And Then There Were None Chapter 1
Justice Wargrave rides in the first class section of a train headed for Devon. He thinks about his destination, the mysterious house on Indian Island. It was built years earlier by a rich American, then abandoned after the death of his wife in a boating accident. Gossip and rumors now surround the place, and the newspapers alternately suggest that the Island has been purchased by a movie star, the military, Royalty, or even an equally mysterious Mr. Owen. Wargrave examines the letter he received, inviting him to the island. The name signed to it is that of an old friend of his, Constance Culmington. He remembers her as being a flighty, and last heard that she'd gone to live in Persia. His thoughts provide the reader with their first clue: "Constance Culmington, he reflected to himself, was exactly the sort of woman who would buy an island and surround herself with mystery! Nodding his head in gentle approval of his logic, Mr. Justice Wargrave allowed his head to nod... He slept..." Chapter 1, pg. 3
On the same train, in the third-class section, sits Vera Claythorne. She too is headed for Indian Island, hired to be a nanny by one 'Una Nancy Owen'. Vera think that she's lucky to have found any job at all - she'd recently been involved in a bit of a scandal: "People don't like a Coroner's Inquest, even is the Coroner did acquit me of all blame!" Chapter 1, pg. 4 Despite her self-assurances though, she still worries about going back to the sea, especially after the drowning... She notices, and is noticed by, the man sitting across from her, Phillip Lombard, a down-on his luck former army man who has been hired by Mr. Morris on behalf of Mr. Owen - his job is to do whatever is asked of him. For a week's work he's paid a large sum of money, but he assures Morris that he won't do anything illegal. Privately, though, he has other thoughts on the matter: "No, there wasn't much he drew the line at. He fancied he was going to enjoy himself at Indian Island." Chapter 1, pg. 7
In a non-smoking car, Emily Brent sits, pondering on the weakness and worthlessness of the younger generation: "Every one made such a fuss over things nowadays! They wanted injections before they had teeth pulled - they took drugs if they couldn't sleep - they wanted easy chairs and cushions and the girls allowed their figures to slop about anyhow and lay about half naked on the beaches in summer." Chapter 1, pg. 7 Recent events have lowered her income, so when she received a letter from a forgotten acquaintance, offering a free vacation on the famous Indian Island, she was more than happy to take U.N. Oliver up on the offer, even though she couldn't really make out the signature or remember the name. General Macarthur is also on the train, having received a letter from Owen, a supposed acquaintance of some old army friends of his. According to the letter, there's going to be some kind of a get together on the island, and the General is only too happy to take a vacation. He'd been worried lately that his old friends had been avoiding him, do to the recent rumors about that thing he was involved in, some 30 years ago...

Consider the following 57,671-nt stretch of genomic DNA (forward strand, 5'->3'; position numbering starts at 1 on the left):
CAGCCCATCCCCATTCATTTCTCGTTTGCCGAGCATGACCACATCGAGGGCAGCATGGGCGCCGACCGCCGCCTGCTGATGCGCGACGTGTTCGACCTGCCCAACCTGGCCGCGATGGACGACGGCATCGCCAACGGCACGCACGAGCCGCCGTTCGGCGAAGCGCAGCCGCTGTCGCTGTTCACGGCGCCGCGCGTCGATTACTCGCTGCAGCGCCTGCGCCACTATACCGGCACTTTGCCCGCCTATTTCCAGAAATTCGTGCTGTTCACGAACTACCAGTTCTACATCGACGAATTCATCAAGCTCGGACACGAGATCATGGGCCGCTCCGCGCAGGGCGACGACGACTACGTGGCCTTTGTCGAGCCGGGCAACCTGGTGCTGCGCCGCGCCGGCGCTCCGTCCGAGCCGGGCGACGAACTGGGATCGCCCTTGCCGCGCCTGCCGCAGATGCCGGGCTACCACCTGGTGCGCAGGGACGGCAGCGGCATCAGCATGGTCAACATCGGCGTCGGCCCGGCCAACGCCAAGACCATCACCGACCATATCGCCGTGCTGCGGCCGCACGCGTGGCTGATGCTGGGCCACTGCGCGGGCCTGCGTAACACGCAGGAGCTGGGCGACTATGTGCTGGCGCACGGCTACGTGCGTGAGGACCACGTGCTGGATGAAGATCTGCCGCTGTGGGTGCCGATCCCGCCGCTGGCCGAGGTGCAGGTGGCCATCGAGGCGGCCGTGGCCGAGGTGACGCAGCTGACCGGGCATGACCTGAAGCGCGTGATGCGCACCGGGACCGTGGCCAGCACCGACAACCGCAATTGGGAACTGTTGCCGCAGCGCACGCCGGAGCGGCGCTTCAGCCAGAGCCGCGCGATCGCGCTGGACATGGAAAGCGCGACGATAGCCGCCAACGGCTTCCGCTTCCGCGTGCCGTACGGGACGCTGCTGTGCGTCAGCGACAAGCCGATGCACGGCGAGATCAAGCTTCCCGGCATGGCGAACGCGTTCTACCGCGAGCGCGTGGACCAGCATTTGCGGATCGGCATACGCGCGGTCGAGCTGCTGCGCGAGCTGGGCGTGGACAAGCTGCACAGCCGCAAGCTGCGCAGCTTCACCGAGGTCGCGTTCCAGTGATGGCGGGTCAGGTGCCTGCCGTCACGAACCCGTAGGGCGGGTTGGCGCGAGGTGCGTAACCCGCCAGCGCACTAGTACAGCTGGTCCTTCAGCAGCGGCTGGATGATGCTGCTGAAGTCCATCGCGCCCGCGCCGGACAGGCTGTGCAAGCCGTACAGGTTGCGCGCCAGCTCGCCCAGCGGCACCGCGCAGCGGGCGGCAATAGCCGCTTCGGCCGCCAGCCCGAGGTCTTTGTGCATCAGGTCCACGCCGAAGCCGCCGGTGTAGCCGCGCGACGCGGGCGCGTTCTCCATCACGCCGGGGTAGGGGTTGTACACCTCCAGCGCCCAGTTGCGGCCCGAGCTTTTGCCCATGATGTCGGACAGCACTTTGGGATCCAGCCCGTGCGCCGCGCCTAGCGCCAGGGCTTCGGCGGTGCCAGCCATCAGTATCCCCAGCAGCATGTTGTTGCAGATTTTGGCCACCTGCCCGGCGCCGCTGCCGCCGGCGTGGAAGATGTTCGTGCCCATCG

Dr. Armstrong drives down a country highway, on his way to provide an informal medical consultation for Owens on Indian Island. Life had been good to him lately, he'd become a popular doctor with the upper class, but he thinks back to a horrible incident fifteen years ago - when he turned his life around, and barely avoided going to jail. He puts those thoughts out of his head as a Sports Car blasts by him. The driver of the Sports Car is Tony Marston, who complains to himself about the quality of English roads and drivers. He stops at a country hotel for a drink, and ponders his invitation. He's not quite sure who the Owens are, because they're new money. He hopes they know how to mix a good drink.
William Henry Blore sits in a train, across from an old sailor. He's checking over a list of all the people who are going to be on the Island. He's been hired for some kind of job, but he's nebulous about what it is. He tries to figure out what story to use as a cover - he decides to pretend that he's from South Africa, it's doubtful that anyone will know enough to call him on it. The old seaman across from him wakes up, and tells him that a storm is coming, that the day of judgment is close at hand. Blore thinks to himself: " 'He's nearer the day of judgment than I am!' But there, as it happens, he was wrong..." Chapter 1, pg. 16